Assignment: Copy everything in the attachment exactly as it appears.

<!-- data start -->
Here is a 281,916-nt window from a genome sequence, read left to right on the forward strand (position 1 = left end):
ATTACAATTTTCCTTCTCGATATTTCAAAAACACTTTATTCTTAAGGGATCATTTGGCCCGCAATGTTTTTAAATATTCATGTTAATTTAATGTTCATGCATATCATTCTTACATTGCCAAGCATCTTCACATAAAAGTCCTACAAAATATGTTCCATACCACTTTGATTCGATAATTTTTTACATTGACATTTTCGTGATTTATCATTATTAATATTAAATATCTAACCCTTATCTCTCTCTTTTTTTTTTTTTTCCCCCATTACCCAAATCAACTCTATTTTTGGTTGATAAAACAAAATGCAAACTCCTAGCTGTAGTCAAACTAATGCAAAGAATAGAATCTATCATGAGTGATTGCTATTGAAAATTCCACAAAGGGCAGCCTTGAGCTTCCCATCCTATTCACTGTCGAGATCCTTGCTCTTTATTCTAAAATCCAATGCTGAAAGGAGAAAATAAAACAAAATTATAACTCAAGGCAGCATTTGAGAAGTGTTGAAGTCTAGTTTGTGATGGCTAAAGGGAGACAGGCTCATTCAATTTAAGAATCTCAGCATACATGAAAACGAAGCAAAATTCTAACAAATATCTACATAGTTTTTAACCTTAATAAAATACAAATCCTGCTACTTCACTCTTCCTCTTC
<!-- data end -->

Here is a 281,916-nt window from a genome sequence, read left to right on the forward strand (position 1 = left end):
ATTACAATTTTCCTTCTCGATATTTCAAAAACACTTTATTCTTAAGGGATCATTTGGCCCGCAATGTTTTTAAATATTCATGTTAATTTAATGTTCATGCATATCATTCTTACATTGCCAAGCATCTTCACATAAAAGTCCTACAAAATATGTTCCATACCACTTTGATTCGATAATTTTTTACATTGACATTTTCGTGATTTATCATTATTAATATTAAATATCTAACCCTTATCTCTCTCTTTTTTTTTTTTTTCCCCCATTACCCAAATCAACTCTATTTTTGGTTGATAAAACAAAATGCAAACTCCTAGCTGTAGTCAAACTAATGCAAAGAATAGAATCTATCATGAGTGATTGCTATTGAAAATTCCACAAAGGGCAGCCTTGAGCTTCCCATCCTATTCACTGTCGAGATCCTTGCTCTTTATTCTAAAATCCAATGCTGAAAGGAGAAAATAAAACAAAATTATAACTCAAGGCAGCATTTGAGAAGTGTTGAAGTCTAGTTTGTGATGGCTAAAGGGAGACAGGCTCATTCAATTTAAGAATCTCAGCATACATGAAAACGAAGCAAAATTCTAACAAATATCTACATAGTTTTTAACCTTAATAAAATACAAATCCTGCTACTTCACTCTTCCTCTTC